Top Glove Corp Bhd, the world’s largest rubber glove manufacturer by volume, may pare down its stake in its Sumatran rubber plantation and seek out local partners as Indonesia mulls tough new laws to curb foreign ownership of plantations.
Acquired in 2012, Top Glove now wants to reduce its interest in the greenfield rubber estate, which has not performed to expectations, says founder and chairman Tan Sri Lim Wee Chai.
The group is scouting for joint-venture partners who can work with the local government and manage employees, Lim tells StarBizWeek on the sidelines of the International Rubber Glove Conference and Exhibition earlier this week.
He did not specify if Top Glove was in any active talks with potential partners or how much of the plantation the company was willing to part with.
Planting of new trees on the land is still in the early stages and will take another six to seven years before harvesting can begin, according to Lim. The venture is to remain a loss-making concern until then.
Top Glove had bought a 95% stake in PT Agro Pratama Sejahtera two years ago for RM22mil, giving it a 60-year concession to plant rubber trees on 30,773ha of land in Sumatra.
The acquisition was meant to help Top Glove secure a steady supply of natural rubber – the main raw material used to produce latex gloves, its core product – and hedge against the volatility of commodity prices.
The firm has set aside some RM450mil for the plantation, including the cost of land, planting and operations, to be spread over 14 years. All eight phases of the plantation will need 14 years to mature.
But market observers now wonder if the move is superfluous, given that rubber prices have fallen to multi-year lows on the back of high stockpiles and a surplus in supply that started in 2011 and could last through 2016.
As of its third quarter ended May 31, Top Glove’s own latex costs dipped 3.5% from the second quarter to an average of RM4.65 per kg, a five-year low.
“This is the first time I’m hearing of a plan to cut its stake in the plantation, but the effect on Top Glove should be neutral as the problems had been anticipated,” remarks a bank-backed analyst.
“They (Top Glove management) have been quizzed about the political and other risks that could arise from managing a plantation business in a foreign country without a track record. I guess the problems are showing themselves now.”
Analysts say Top Glove could book a small gain if it succeeds in hiving off some of its shares in the rubber plantation.
It was recently reported that Indonesian lawmakers are looking to restrict foreign ownership of plantations to no more than 30% from the current cap of 95%.
Indonesia’s parliament could finish discussions on the draft bill with the government soon and get it approved before the new administration is in place, according to Reuters.
Firms would be given five years to comply with the new bill, and those that refuse may face fines, temporary suspensions or a revocation of their licences.
Meanwhile, Lim is of the view that profit margins for rubber glove manufacturers will continue to be squeezed by the aggressive capacity growth in nitrile gloves.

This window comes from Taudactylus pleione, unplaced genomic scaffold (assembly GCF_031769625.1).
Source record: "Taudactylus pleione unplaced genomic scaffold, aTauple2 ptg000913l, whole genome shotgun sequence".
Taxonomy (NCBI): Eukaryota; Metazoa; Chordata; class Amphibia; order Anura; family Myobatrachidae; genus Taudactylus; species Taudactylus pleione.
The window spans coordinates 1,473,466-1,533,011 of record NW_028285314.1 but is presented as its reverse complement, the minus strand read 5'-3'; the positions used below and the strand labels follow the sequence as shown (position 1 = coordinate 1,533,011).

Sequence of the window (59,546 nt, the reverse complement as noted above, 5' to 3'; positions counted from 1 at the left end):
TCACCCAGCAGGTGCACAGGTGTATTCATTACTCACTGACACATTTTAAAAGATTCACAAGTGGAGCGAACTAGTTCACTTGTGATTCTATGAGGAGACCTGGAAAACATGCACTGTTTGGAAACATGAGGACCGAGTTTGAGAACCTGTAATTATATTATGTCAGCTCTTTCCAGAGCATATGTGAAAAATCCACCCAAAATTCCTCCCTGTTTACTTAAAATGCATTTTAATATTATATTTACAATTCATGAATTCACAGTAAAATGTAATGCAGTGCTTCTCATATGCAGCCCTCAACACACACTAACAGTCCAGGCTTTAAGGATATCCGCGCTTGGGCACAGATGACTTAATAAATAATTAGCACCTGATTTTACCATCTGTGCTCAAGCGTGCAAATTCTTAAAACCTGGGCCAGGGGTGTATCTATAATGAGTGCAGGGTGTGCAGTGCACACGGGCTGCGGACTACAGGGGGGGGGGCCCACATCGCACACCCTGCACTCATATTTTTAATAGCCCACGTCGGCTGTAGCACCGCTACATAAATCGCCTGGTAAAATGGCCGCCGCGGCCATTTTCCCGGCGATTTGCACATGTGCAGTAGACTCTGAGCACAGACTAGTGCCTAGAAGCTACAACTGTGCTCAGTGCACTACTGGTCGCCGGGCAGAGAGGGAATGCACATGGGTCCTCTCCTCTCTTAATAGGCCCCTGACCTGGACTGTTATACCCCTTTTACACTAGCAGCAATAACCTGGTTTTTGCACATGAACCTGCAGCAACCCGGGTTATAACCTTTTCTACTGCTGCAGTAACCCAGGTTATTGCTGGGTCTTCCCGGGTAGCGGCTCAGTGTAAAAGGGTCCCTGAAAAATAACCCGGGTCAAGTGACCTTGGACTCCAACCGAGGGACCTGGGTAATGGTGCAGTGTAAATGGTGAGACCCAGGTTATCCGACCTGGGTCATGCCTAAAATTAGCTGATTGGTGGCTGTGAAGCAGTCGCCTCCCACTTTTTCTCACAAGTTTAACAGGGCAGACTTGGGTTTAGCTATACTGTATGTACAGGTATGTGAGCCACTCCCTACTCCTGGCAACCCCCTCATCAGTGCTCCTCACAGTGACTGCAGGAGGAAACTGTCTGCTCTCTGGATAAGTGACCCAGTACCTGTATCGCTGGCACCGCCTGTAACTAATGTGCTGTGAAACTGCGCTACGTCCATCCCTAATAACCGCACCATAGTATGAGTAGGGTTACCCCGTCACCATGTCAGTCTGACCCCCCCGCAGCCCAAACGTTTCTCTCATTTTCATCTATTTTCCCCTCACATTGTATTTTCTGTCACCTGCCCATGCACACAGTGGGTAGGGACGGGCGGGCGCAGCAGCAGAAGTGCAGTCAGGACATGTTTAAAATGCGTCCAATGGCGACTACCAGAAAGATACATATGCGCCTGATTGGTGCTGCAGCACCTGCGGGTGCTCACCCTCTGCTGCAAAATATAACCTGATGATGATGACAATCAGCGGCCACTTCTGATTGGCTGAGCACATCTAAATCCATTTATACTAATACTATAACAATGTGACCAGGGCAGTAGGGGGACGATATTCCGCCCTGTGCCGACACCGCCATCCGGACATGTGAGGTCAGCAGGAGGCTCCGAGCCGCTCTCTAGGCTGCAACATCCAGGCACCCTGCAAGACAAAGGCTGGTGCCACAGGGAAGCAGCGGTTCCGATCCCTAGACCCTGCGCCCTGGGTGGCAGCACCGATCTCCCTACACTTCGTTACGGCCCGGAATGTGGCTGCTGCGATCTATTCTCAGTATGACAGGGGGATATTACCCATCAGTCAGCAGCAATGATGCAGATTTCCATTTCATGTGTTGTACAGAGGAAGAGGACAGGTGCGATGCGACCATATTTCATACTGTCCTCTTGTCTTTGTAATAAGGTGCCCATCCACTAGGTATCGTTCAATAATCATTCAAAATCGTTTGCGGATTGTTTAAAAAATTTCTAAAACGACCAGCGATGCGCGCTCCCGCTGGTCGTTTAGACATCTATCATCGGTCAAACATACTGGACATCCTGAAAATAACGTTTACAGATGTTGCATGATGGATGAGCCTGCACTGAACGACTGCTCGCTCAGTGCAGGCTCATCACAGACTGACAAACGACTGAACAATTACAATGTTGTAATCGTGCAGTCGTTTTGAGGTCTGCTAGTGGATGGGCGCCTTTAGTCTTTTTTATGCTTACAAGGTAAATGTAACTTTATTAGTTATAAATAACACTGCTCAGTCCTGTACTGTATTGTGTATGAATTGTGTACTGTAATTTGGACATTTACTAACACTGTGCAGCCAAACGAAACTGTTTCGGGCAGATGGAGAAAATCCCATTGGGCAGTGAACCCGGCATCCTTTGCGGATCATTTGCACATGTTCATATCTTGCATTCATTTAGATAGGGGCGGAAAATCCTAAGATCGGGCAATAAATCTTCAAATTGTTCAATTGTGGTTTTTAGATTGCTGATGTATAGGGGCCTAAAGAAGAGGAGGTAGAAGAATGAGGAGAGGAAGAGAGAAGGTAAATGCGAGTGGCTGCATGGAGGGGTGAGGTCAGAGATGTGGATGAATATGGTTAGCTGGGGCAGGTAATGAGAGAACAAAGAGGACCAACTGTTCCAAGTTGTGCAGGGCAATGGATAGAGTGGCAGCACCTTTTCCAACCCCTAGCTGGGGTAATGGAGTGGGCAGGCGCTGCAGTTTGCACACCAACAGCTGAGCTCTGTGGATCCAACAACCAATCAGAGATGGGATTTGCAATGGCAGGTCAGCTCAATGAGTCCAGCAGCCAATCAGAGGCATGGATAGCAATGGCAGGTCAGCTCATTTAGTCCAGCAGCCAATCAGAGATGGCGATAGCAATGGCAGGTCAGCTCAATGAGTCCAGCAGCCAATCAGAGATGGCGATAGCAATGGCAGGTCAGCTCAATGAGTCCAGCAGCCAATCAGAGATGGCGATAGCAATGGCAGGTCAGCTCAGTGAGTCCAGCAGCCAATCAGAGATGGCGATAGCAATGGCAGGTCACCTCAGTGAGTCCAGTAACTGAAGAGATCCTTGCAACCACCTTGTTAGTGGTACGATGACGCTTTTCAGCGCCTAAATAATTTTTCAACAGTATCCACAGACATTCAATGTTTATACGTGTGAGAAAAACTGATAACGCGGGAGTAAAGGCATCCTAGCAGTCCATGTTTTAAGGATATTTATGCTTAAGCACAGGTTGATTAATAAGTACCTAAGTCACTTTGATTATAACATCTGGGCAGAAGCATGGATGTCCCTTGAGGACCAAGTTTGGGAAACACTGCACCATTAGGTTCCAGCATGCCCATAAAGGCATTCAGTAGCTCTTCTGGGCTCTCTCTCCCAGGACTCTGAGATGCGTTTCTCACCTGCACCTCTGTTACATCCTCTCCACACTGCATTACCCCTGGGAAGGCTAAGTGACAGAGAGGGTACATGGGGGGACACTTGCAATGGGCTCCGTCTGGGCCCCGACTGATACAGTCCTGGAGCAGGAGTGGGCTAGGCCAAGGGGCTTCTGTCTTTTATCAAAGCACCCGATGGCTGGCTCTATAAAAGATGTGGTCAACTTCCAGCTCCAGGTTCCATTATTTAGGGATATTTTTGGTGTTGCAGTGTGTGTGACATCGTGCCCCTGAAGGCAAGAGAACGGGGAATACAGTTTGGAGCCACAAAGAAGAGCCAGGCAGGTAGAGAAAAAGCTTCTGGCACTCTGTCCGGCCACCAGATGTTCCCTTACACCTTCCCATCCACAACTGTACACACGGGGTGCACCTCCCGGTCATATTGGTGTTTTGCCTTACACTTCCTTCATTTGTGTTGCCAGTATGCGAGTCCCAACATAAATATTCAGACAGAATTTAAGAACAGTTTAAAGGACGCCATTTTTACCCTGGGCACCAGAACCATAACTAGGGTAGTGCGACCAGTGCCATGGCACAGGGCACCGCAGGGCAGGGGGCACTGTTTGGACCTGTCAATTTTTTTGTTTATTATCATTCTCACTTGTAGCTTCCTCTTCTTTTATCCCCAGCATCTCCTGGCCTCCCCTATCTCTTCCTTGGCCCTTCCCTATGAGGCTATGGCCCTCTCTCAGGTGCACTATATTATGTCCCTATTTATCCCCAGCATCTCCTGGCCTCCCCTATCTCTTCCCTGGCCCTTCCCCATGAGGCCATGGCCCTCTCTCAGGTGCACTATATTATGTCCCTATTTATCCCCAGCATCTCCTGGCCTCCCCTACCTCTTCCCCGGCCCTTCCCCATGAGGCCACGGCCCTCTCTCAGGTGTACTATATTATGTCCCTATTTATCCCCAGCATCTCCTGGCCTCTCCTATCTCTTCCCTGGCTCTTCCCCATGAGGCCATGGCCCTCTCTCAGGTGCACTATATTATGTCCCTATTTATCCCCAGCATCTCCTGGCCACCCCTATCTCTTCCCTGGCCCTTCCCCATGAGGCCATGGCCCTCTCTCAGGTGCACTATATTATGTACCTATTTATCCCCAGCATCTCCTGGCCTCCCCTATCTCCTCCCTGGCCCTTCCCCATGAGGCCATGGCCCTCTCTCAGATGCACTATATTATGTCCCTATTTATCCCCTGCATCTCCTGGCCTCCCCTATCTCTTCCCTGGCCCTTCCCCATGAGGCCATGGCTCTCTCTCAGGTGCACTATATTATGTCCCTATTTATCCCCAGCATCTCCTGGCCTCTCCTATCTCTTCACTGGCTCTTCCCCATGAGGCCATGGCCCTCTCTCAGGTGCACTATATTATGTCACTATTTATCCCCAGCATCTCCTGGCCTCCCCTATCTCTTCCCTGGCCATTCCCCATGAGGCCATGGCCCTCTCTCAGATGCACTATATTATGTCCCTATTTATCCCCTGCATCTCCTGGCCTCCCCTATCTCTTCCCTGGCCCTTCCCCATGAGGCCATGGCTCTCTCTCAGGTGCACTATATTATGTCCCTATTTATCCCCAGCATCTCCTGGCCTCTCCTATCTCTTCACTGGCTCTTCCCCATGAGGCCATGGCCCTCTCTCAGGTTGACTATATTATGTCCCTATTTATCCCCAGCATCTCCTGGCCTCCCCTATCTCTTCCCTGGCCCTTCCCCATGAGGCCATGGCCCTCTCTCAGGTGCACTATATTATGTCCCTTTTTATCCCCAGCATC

“It’s getting more and more competitive. We have to work harder, smarter and faster. Demand is always there, and it may grow 8% to 10% (a year), but if supply grows 10% or 20%, that will put pressure on prices.”
Top Glove had said in June that it was on track to commission new lines at Factory 27 by August and Factory 29 by December, boosting its total production to 484 lines from 464 and installed capacity to 44 billion pieces of gloves from 42 billion.
Both Factory 27 and Factory 29 will produce nitrile gloves, which are made from synthetic rubber, a derivative of crude oil.
The group is expected to increase its nitrile capacity by two to three billion pieces of gloves per year, say analysts.
Nitrile vs latex
But while it enjoys gross margins of 20% for nitrile gloves versus 15% to 18% for latex, Maybank IB Reseach says in a June note that that premium could diminish over the next two years amid new nitrile capacity numbering in the billions and a lack of expansion in the latex segment.
According to Bloomberg data, there are three “buy”, 11 “hold and six “sell” ratings on the stock, with target prices ranging from RM4.56 to RM5.34. Its shares were last traded at RM4.79, down 14.92% for the year.
Top Glove’s pre-tax profit per 1,000 gloves of RM7.10 is also the worst among the four, even though it has the largest revenue base.
Asked whether Top Glove can better its margins, Lim says: “When your capacity is big, you are selling volume. Our capacity is double that of our nearest competitor. We are under extremely high pressure to sell.”
“Top Glove’s margins are likely to remain the lowest of the four, because its strategy has always been to play the volume game,” explains an analyst. “Nonetheless, I believe its margins will be stable at the current level.”
On another note, Lim points out that the rubber glove giant's diversification into property is paying off.
“We were returning out 50% of our earnings as dividends every year. Then we realised the cash could be better used to diversify our earnings base from just manufacturing," he quips.
“And interest rates from banks on cash were not attractive. We don’t want to just leave money in the bank and let it become lazy cash. As a long-term investment, property is a good option for us.
“Malaysia’s property market is one of the most affordable in the region, cheaper than Jakarta, Bangkok, Shanghai, Singapore and Hong Kong.”
Top Glove owns 27% of the East Wing of The Icon near Kuala Lumpur city centre, which it bought together with a private vehicle belonging to Lim last year for RM226mil.
The asset is estimated to yield a 7% return for Top Glove. The overall contribution from property investment to the group, however, is negligible.
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